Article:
Sunflower has come to be a major crop in farms right from Tumakuru to Vijayapura. In Birur, Kadur and Chikkamagaluru, where coffee estates abound, the bees mainly draw nectar from coffee flowers.

    In the beginning, Raju used to sell the honey to Coorg Honey and Wax Producers’ Cooperative Society at Virajpet. Later, he set up his own honey filtering unit in Bengaluru and secured Agmark certificate for the bottled honey. While he supplies honey to retailers in various towns and cities, he also sets up a stall in events like Lalbagh Flower Show and agricultural fairs.

    Acknowledging his achievement in the field, he was felicitated at GKVK recently. A tonne of honey fetches him nearly Rs two lakh. He says, he spends nearly 20 days of a month in the fields and farms across the State, creating awareness about beekeeping and providing farmers the initial training.

    His wife Geetha is a constant companion in his pursuit in disseminating information on beekeeping. Their knowledge and consummate skills in beekeeping make them almost a mobile encyclopedia on apiculture. G Raju can be contacted on 9494695937.

    source: http://www.deccanherald.com / Deccan Herald / Home> Supplements> Spectrum / by M A Siraj / September 18th, 2017

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    Bengaluru:

    When four youngsters took the stage at the India Innovation Summit on Thursday, the packed hall greeted them with thunderous applause. From a 17-year-old girl who sowed the seeds of her venture in 2015 to a 21-year-old village lad who has gone the extra mile to help distressed farmers, the innovators shared their journeys and success stories at the two-day meet organized by Confederation of Indian Industries (CII).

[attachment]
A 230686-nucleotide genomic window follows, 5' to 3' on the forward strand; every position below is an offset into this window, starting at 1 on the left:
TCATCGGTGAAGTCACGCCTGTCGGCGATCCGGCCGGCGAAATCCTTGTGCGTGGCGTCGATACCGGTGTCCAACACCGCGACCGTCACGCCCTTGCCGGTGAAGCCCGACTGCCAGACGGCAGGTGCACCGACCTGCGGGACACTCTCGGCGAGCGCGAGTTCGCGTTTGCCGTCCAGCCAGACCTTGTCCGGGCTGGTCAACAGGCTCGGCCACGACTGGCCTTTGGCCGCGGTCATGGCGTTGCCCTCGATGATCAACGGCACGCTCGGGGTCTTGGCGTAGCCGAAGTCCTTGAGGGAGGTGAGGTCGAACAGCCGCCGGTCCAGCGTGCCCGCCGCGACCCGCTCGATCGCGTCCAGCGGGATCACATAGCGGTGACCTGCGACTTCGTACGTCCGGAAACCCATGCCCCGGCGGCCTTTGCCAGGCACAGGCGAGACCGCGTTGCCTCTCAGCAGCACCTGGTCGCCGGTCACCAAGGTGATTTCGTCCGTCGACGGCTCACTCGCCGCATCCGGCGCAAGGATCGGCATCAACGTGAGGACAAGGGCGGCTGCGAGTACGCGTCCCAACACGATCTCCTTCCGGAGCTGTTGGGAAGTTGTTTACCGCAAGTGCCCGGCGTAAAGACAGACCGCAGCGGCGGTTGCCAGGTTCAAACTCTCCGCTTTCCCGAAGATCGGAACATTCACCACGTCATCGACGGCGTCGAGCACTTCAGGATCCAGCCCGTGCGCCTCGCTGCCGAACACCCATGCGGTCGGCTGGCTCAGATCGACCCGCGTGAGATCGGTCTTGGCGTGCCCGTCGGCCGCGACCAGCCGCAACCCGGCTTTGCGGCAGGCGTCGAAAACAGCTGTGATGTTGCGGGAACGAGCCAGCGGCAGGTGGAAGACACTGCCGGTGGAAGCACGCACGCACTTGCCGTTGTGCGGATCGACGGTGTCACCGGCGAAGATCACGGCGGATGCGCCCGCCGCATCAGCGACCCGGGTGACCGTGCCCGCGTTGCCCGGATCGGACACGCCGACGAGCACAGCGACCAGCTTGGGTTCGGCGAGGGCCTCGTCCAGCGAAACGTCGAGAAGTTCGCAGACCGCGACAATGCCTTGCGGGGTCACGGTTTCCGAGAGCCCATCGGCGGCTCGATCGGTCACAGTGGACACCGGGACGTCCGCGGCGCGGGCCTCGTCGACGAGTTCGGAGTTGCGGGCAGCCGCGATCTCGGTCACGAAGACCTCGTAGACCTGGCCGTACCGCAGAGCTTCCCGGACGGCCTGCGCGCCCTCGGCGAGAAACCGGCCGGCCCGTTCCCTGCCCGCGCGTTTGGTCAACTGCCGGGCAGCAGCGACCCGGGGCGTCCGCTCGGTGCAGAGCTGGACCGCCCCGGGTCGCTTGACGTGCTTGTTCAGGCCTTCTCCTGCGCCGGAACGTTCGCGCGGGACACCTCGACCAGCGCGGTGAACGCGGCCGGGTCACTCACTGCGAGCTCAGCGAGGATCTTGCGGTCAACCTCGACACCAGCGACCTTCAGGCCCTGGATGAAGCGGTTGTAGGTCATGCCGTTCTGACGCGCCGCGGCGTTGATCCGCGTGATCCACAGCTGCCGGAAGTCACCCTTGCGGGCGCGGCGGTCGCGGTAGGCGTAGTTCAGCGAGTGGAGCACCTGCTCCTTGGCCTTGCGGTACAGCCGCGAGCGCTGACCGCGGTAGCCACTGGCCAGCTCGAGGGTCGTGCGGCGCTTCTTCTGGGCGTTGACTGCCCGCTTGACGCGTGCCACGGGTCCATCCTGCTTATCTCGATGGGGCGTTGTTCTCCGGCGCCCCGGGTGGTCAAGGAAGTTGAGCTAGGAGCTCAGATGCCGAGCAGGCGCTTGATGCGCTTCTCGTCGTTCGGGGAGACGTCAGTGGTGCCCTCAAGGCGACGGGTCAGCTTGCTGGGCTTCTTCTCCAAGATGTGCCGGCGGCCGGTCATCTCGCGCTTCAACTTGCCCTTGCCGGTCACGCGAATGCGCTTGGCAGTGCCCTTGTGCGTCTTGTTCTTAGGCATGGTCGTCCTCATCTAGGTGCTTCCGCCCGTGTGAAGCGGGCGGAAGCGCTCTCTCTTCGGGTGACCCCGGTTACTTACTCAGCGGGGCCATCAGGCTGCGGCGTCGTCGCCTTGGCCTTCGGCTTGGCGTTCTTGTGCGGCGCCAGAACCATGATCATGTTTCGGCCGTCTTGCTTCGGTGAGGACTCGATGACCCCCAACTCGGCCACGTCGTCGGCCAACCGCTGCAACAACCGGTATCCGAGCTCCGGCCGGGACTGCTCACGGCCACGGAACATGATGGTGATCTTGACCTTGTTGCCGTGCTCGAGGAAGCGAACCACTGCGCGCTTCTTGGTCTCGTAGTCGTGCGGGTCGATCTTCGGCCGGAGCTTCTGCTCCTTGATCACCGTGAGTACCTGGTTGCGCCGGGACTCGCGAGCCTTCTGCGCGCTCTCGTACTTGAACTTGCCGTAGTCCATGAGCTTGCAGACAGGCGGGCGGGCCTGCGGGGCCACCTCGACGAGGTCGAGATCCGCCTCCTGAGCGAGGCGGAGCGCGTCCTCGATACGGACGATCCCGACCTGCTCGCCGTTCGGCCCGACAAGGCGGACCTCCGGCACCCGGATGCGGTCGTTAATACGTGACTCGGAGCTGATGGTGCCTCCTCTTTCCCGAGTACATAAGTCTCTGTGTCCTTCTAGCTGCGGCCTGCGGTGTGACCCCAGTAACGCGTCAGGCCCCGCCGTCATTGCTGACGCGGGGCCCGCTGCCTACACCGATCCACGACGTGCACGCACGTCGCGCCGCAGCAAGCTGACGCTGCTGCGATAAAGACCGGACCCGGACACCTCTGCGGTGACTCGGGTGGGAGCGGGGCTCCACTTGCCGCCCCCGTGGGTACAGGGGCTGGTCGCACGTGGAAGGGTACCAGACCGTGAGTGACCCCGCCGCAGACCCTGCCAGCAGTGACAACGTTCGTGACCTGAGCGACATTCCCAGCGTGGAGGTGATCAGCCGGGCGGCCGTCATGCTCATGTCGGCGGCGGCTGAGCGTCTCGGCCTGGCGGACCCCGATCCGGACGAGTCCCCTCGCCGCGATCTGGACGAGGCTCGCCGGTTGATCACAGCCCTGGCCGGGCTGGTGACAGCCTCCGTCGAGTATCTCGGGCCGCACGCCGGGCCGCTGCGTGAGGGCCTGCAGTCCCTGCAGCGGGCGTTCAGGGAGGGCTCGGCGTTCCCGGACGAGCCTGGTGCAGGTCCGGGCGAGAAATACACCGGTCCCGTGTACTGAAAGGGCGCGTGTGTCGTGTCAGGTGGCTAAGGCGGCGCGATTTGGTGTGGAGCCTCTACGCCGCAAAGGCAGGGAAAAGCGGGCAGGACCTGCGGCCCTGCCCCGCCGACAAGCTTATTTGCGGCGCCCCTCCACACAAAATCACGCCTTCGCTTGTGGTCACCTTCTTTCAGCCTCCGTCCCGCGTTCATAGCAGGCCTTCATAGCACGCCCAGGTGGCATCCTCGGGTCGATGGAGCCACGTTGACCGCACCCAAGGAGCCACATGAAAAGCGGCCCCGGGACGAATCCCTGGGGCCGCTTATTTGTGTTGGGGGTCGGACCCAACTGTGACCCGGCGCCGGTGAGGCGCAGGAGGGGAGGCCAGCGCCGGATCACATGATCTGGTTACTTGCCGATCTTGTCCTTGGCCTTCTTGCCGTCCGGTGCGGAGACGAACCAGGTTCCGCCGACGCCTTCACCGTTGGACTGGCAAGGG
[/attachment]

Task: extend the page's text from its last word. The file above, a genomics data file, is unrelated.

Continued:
This app tracks baby’s mental, physical growth

    “When I was in class six, school authorities told my parents to get me enroled in a special school. I was 11 when they realized that I was suffering from dyspraxia, a motor disorder caused by damage to the brain. By the time I stepped into class 10, I became an ace coder,” said Harsh Songra, founder of My Child, an app. Featured twice in the Forbes India 30 Under 30 list, he’s been a TedEx speaker too.

    Founded in 2015, the app helps parents track the child’s mental and physical development and unusual symptoms from birth to two years. “Today, we connect to over 200 mothers across 140 countries in a month to help them understand their children’s development stages and identify signs of a disorder, if any. The app uses artificial intelligence algorithms. I have also started a content page — We Included — which narrates the tales and travails of the disabled across the globe and sensitizes people,” said Harsha.